• G.R. No. 132169 October 26, 2001 - PEOPLE OF THE PHILIPPINES v. SANICO NUEVO @ "SANY

  • G.R. No. 133741-42 October 26, 2001 - PEOPLE OF THE PHILIPPINES v. LINO VILLARUEL

  • G.R. No. 134802 October 26, 2001 - PEOPLE OF THE PHILIPPINES v. RENATO Z. DIZON

  • G.R. No. 135920 October 26, 2001 - ENCARNACION ET AL. v. SEVERINA REALTY CORPORATION

  • G.R. No. 140719 October 26, 2001 - NICOLAS UY DE BARON v. COURT OF APPEALS

  • G.R. No. 140912 October 26, 2001 - PEOPLE OF THE PHILIPPINES v. RODRIGO DIAZ Y SEVILLETA

  • G.R. No. 141540 October 26, 2001 - EDUARDO TAN v. FLORITA MUECO and ROLANDO MUECO

  • G.R. No. 143231 October 26, 2001 - ALBERTO LIM v. PEOPLE OF THE PHILIPPINES

  • G.R. No. 144237 October 26, 2001 - WINSTON C. RACOMA v. MA. ANTONIA B. F. BOMA

  • G.R. Nos. 146319 & 146342 October 26, 2001 - BENJAMIN E. CAWALING v. THE COMMISSION ON ELECTIONS

  • G.R. No. 146593 October 26, 2001 - UNITED COCONUT PLANTERS BANK v. ROBERTO V. ONGPIN

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    G.R. Nos. 142602-05    October 3, 2001 - PEOPLE OF THE PHILIPPINES v. BONIFACIO ARIOLA

     
    PHILIPPINE SUPREME COURT DECISIONS

    EN BANC

    [G.R. No. 142602-05. October 3, 2001.]

    PEOPLE OF THE PHILIPPINES, Plaintiff-Appellee, v. BONIFACIO ARIOLA, Accused-Appellant.

    D E C I S I O N


    MENDOZA, J.:


    These cases are here on automatic appeal from the decision, 1 dated September 30, 1999, of the Regional Trial Court, Branch 36, Santiago City, Isabela, in view of the penalty imposed on accused-appellant who was found guilty of four counts of rape and sentenced to suffer in each case the penalty of death and to pay the victim, Maribel Ariola, the sum of P50,000.00 as indemnity and the costs of suit, without subsidiary imprisonment in case of insolvency.

    Except as to the dates of commission of the crime, four informations 2 filed against accused-appellant identically charged —

    That on or about ———,3 in the City of Santiago, Philippines, and within the jurisdiction of this Honorable Court, the said accused, by means of force, intimidation and with lewd design, did then and there willfully, unlawfully and feloniously lay with and have carnal knowledge with one MARIBEL ARIOLA against her will and consent.chanrob1es virtua1 1aw 1ibrary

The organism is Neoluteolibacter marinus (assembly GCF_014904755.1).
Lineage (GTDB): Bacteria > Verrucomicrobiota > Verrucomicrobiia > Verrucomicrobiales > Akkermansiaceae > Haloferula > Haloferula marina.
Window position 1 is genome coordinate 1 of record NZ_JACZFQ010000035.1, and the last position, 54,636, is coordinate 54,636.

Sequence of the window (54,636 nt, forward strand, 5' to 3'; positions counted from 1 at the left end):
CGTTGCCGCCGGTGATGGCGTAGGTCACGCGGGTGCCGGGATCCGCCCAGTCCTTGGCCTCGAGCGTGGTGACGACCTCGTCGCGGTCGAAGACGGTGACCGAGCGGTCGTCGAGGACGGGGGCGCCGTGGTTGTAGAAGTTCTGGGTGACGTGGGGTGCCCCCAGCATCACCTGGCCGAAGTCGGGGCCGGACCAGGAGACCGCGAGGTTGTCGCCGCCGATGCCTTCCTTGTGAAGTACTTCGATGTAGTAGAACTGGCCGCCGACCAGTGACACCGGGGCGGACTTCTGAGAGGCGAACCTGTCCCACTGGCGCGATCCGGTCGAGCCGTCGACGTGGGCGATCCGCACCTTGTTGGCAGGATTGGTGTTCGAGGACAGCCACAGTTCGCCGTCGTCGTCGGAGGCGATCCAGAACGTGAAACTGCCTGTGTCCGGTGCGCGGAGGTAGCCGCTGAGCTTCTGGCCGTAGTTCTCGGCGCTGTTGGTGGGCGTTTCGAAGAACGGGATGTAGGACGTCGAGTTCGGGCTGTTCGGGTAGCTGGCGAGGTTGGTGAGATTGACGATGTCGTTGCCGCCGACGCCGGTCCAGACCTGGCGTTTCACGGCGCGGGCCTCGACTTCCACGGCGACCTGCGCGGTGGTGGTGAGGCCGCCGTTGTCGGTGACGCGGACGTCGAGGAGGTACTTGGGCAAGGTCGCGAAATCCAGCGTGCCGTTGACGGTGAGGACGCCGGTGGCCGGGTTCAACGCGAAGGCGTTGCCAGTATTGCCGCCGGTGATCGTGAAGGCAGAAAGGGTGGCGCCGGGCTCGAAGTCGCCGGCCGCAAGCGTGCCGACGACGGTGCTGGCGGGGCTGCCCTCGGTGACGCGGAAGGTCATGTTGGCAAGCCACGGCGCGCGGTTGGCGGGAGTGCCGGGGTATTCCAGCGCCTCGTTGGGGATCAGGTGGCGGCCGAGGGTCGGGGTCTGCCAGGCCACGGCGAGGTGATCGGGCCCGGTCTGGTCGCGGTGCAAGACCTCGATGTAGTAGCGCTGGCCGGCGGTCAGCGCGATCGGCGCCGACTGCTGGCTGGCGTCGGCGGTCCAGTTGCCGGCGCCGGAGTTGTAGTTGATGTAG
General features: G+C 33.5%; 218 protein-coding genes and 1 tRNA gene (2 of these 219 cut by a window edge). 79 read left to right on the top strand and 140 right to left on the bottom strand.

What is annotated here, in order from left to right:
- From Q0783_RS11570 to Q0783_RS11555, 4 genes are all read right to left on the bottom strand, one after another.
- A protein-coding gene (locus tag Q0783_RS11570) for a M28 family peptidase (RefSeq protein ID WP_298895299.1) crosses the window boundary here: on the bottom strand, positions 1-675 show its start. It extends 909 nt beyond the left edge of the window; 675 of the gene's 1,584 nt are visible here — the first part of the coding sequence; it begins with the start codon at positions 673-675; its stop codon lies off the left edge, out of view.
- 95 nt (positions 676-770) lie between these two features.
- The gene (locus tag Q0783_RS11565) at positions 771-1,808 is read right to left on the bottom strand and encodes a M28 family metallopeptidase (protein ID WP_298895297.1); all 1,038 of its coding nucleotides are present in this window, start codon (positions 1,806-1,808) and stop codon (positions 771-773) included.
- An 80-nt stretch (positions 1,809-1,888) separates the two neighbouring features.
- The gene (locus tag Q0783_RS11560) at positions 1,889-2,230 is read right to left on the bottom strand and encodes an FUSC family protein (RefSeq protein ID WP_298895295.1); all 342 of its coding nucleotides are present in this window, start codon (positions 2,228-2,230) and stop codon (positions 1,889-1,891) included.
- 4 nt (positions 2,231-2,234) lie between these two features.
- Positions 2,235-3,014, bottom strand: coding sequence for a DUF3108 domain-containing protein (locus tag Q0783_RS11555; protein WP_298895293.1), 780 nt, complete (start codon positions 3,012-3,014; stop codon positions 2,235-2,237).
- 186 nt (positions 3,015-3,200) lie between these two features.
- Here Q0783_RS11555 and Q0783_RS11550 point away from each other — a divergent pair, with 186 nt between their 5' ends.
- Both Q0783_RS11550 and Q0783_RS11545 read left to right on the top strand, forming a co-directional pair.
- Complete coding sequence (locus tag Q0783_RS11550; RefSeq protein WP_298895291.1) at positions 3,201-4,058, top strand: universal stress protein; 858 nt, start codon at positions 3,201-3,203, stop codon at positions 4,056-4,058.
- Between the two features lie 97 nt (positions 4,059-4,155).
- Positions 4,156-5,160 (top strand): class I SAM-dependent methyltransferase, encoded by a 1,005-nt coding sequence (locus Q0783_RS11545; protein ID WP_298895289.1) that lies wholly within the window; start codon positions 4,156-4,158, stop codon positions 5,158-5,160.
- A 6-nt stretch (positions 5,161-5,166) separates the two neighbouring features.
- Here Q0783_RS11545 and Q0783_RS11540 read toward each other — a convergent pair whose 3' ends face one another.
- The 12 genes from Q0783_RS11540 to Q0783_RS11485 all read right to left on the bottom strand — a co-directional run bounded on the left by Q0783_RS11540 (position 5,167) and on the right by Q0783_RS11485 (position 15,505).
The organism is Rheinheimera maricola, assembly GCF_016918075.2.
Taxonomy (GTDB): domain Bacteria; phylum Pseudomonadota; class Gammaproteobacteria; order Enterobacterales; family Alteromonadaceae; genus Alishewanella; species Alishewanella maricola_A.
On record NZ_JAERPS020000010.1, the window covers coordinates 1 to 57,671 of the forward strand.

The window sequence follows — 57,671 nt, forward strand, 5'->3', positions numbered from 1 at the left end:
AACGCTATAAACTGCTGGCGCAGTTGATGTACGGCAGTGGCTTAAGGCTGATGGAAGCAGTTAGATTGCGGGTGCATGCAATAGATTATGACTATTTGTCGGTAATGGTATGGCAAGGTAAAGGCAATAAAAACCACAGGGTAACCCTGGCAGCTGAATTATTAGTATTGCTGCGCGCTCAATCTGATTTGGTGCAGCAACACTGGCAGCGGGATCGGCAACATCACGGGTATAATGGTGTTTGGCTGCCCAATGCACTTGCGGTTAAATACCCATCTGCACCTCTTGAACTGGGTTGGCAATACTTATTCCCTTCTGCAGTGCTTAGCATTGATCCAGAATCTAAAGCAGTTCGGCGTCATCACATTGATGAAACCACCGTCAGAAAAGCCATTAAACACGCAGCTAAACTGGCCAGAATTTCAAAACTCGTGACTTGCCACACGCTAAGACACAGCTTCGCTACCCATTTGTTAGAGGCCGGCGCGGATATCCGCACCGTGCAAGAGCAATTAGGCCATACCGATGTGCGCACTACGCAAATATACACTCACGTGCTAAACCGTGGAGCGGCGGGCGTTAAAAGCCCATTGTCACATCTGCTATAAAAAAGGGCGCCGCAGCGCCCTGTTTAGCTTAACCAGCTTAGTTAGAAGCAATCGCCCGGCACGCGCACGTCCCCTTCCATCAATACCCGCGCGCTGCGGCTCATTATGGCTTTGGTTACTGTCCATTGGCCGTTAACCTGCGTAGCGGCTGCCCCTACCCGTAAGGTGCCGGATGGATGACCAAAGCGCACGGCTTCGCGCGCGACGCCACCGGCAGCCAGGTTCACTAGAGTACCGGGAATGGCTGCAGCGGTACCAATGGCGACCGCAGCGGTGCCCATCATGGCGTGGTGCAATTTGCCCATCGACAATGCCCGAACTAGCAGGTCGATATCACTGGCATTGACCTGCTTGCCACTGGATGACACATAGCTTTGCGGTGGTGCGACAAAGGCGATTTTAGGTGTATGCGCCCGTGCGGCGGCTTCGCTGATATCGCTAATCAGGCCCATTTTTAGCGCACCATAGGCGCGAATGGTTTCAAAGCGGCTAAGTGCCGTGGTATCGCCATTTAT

CONTRARY TO LAW. 4

    Accused-appellant entered a plea of not guilty when arraigned on July 14, 1997, 5 whereupon a joint trial of the cases against him was held.

    The prosecution presented four witnesses, namely, Maribel Ariola, Zenny Ariola, 6 Maximo Palalay, and Dr. Jeffrey Demano, whose testimonies show the following facts:chanrob1es virtual 1aw library

    On December 16, 1994, Maribel Ariola was alone with her father, Accused-appellant Bonifacio Ariola, in their house in Sapang Palay, Mabini, Santiago City, Isabela. Maribel went to sleep at around 8 o’clock that evening, but she was awakened when she felt someone kissing her on the lips. She found it was her father, herein Accused-Appellant. Maribel tried to push accused-appellant away, but he hit her right leg. He mashed her breasts and later had sexual intercourse with her.

    On December 17, 1994, Maribel was again raped by her father. She said she wanted to fight back, but she felt helpless. The next day, December 18, 1994, Accused-appellant raped Maribel for the third time. Maribel was completely helpless. All she could do was cry. She was raped by her father a fourth time at around 1 o’clock in the morning of December 19, 1994 in their house.chanrob1es virtua1 1aw 1ibrary

    Maribel said she was afraid her father might kill her if she did not give in to his desires. Accused-appellant was a violent person who once hit her with the scabbard of his bolo and boxed her brother.